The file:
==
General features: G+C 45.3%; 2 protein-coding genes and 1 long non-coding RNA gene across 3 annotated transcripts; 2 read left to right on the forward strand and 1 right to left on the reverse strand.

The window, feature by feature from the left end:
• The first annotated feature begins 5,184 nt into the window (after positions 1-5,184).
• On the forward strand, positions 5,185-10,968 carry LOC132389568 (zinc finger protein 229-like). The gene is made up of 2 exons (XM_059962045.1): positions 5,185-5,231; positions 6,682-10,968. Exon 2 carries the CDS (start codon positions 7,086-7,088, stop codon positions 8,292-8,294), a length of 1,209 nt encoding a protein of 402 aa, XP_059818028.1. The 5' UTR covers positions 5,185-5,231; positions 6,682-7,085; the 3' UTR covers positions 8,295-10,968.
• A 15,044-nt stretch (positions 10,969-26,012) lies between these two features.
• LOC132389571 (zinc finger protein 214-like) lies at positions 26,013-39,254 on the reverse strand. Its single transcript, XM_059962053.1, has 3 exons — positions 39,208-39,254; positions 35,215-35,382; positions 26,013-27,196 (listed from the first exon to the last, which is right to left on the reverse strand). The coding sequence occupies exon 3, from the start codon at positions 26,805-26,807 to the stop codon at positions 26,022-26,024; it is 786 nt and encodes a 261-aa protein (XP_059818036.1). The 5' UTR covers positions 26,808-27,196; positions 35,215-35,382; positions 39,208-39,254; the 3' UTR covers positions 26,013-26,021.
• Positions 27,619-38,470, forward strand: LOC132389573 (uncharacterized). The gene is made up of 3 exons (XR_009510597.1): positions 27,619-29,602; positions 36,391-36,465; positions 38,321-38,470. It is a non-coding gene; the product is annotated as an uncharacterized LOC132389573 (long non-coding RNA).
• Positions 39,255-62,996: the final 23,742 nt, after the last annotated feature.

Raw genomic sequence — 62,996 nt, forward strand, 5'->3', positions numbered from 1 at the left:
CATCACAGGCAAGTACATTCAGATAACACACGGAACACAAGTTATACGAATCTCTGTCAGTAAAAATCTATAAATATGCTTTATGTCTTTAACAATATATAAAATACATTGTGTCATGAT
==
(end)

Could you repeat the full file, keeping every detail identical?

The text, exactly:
General features: G+C 45.3%; 2 protein-coding genes and 1 long non-coding RNA gene across 3 annotated transcripts; 2 read left to right on the forward strand and 1 right to left on the reverse strand.

The window, feature by feature from the left end:
• The first annotated feature begins 5,184 nt into the window (after positions 1-5,184).
• On the forward strand, positions 5,185-10,968 carry LOC132389568 (zinc finger protein 229-like). The gene is made up of 2 exons (XM_059962045.1): positions 5,185-5,231; positions 6,682-10,968. Exon 2 carries the CDS (start codon positions 7,086-7,088, stop codon positions 8,292-8,294), a length of 1,209 nt encoding a protein of 402 aa, XP_059818028.1. The 5' UTR covers positions 5,185-5,231; positions 6,682-7,085; the 3' UTR covers positions 8,295-10,968.
• A 15,044-nt stretch (positions 10,969-26,012) lies between these two features.
• LOC132389571 (zinc finger protein 214-like) lies at positions 26,013-39,254 on the reverse strand. Its single transcript, XM_059962053.1, has 3 exons — positions 39,208-39,254; positions 35,215-35,382; positions 26,013-27,196 (listed from the first exon to the last, which is right to left on the reverse strand). The coding sequence occupies exon 3, from the start codon at positions 26,805-26,807 to the stop codon at positions 26,022-26,024; it is 786 nt and encodes a 261-aa protein (XP_059818036.1). The 5' UTR covers positions 26,808-27,196; positions 35,215-35,382; positions 39,208-39,254; the 3' UTR covers positions 26,013-26,021.
• Positions 27,619-38,470, forward strand: LOC132389573 (uncharacterized). The gene is made up of 3 exons (XR_009510597.1): positions 27,619-29,602; positions 36,391-36,465; positions 38,321-38,470. It is a non-coding gene; the product is annotated as an uncharacterized LOC132389573 (long non-coding RNA).
• Positions 39,255-62,996: the final 23,742 nt, after the last annotated feature.

Raw genomic sequence — 62,996 nt, forward strand, 5'->3', positions numbered from 1 at the left:
CATCACAGGCAAGTACATTCAGATAACACACGGAACACAAGTTATACGAATCTCTGTCAGTAAAAATCTATAAATATGCTTTATGTCTTTAACAATATATAAAATACATTGTGTCATGAT